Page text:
I'd say to give yourself a month of "practice". See what it’s like to eat small portions. What emotions do you experience? What are the reasons you have felt the need to overeat in the past? By the end of the month, you should feel more in control.

P.S. Speaking of Thanksgiving -- all those good habits are difficult (at least for me) to keep to when I'm out of my "bubble" of self control at home. Restaurants are fine for me, but going home to visit the family is a challenge. It can be difficult to convince people that your new and improved habits are a good thing, but make sure you stick with it! Don't let anyone (including yourself) sabotage your journey to a better, healthier life!! Congratulations on your new beginning and good luck!

Sorry this got so long…
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Old 08-23-2010, 05:44 PM   #3 (permalink)
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Default Interesting you quote Valerie Frankel

I've read a bunch of her stuff, actually, and had forgotten about that passage. Right now, I'm just working on portion control and counting calories. It's actually going really well for me so far. I just, from time to time, have these feelings that I'm hungry and my logical mind tells me that I shouldn't have cause to be hungry at those times.

I'm definitely going to be doing the 20 minute wait thing, to see what happens. I might even time it on my watch, give me a goal to work towards for it. Make it a game or something similar.

Thanks for the advice, I appreciate it immensely.
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Old 08-23-2010, 05:57 PM   #4 (permalink)
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Quote:
Originally Posted by stu33 View Post
Hello everyone. I'm new to the forums but have been using fitday for about a month, religiously. It's been quite a boon to my efforts. I think so, anyway, as I can't find a scale that fits me. Anyway, I have a question for everyone.

What does 'full' feel like to you? I've been such an overeater for so long (I'm 34, 6'1", 355 pounds), that I'm not sure I know what 'full' feels like. There's times that I think my stomach is physically full, but my mind is telling me that I'm hungry. And once that happens, once that thought is in my head, it's a helluva an effort on my part to ignore it, and I'm not even sure I should be. When I have those feelings, should I grab a snack, to prevent myself from overeating at the next meal? I'm just really confused.

I'm trying to eat much slower. It's not helping so much anymore. I don't get that 'full' feeling, or maybe I do and don't recognize.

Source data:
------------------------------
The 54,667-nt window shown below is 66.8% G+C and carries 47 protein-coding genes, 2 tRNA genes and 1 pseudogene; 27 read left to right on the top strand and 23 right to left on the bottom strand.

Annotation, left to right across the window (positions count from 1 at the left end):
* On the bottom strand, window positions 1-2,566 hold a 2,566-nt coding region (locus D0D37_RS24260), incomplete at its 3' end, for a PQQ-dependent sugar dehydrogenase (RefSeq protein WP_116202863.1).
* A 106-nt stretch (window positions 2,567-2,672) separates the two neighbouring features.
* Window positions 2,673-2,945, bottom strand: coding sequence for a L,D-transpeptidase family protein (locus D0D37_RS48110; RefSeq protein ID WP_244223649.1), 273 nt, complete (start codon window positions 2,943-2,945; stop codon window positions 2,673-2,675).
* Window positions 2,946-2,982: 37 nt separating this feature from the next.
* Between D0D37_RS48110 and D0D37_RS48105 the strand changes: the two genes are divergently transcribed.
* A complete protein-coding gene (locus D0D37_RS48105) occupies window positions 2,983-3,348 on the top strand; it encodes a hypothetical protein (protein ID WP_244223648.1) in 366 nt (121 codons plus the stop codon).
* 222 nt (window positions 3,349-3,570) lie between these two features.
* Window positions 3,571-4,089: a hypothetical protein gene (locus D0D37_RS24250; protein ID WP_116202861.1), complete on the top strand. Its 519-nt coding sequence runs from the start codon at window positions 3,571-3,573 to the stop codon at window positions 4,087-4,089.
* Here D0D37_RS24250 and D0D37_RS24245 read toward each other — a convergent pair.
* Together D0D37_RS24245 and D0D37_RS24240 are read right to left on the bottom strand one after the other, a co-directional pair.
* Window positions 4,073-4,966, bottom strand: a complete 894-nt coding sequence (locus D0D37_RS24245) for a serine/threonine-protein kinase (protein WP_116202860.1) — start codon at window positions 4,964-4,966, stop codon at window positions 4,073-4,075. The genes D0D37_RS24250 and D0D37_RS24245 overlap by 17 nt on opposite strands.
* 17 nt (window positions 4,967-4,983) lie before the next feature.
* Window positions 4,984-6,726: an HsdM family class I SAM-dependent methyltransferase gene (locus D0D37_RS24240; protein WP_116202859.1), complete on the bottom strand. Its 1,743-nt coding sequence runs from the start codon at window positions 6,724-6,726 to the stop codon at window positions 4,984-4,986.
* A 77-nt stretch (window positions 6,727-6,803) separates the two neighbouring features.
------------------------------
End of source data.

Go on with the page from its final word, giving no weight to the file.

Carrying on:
So if anyone could put into words what 'full' feels like to them, I'd love to hear it.

Thanks,
Jason
Ah yes, the question of how to know when we have had enough food is something that I believe all of us have to struggle with. We must battle past our previous bad habits that dictated we must continue eating until we feel "full." In my case, that typically meant eating so much and so quickly that I often ended the day laying in bed with an uncomfortable bloated feeling and heartburn. I didn't know when to stop eating until it became physically uncomfortable. Often times, I felt like my mouth still wanted more even then, but my stomach couldn't handle any more.

There are two things that have helped me get past this. As SailorDoom mentioned, drink lots of water. I read an article somewhere that suggested that many people in the Western world suffer from chronic dehydration without even knowing it. Some of us have de-tuned our sense of thirst so badly that it is often confused for hunger and we end up eating when we should be drinking water instead. I aim for a gallon of water a day, and that brings me to my second point: have limits and goals and work within them. On my particular nutrition plan, I am allowed 1800-2200 calories per day. I was guessing at (or even ignoring) that rule for the first couple of months on my diet. Once I joined Fitday and started really doing the calculations I discovered that there were many days that I was having more than 3,000 calories, and I shudder to think of how many calories I was consuming on a daily basis before I was following any plan at all. Fitday is a valuable tool for meal planning because you can add and erase things to your food log to see how they are going to fit in your nutrition plan BEFORE you eat them. Personally, I aim for my lower limit of 1800 calories. Then, if I am so hungry at the end of the day that I think it is going to keep me from sleeping, there is room for a snack.

I hope this helps and best of luck!
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Old 08-23-2010, 10:50 PM   #5 (permalink)
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Have you ever been in the middle of a meal, sat back slightly, and gave a little sigh of contentment? That's often my sign that I'm about done. My tummy has enough to feel full without that overfull feeling, no bloating, and when I get up I still feel light and energetic and not lethargic and sleepy. If you find yourself doing 'the sigh', slow down or stop altogether and wait until the hungry feeling returns to eat again.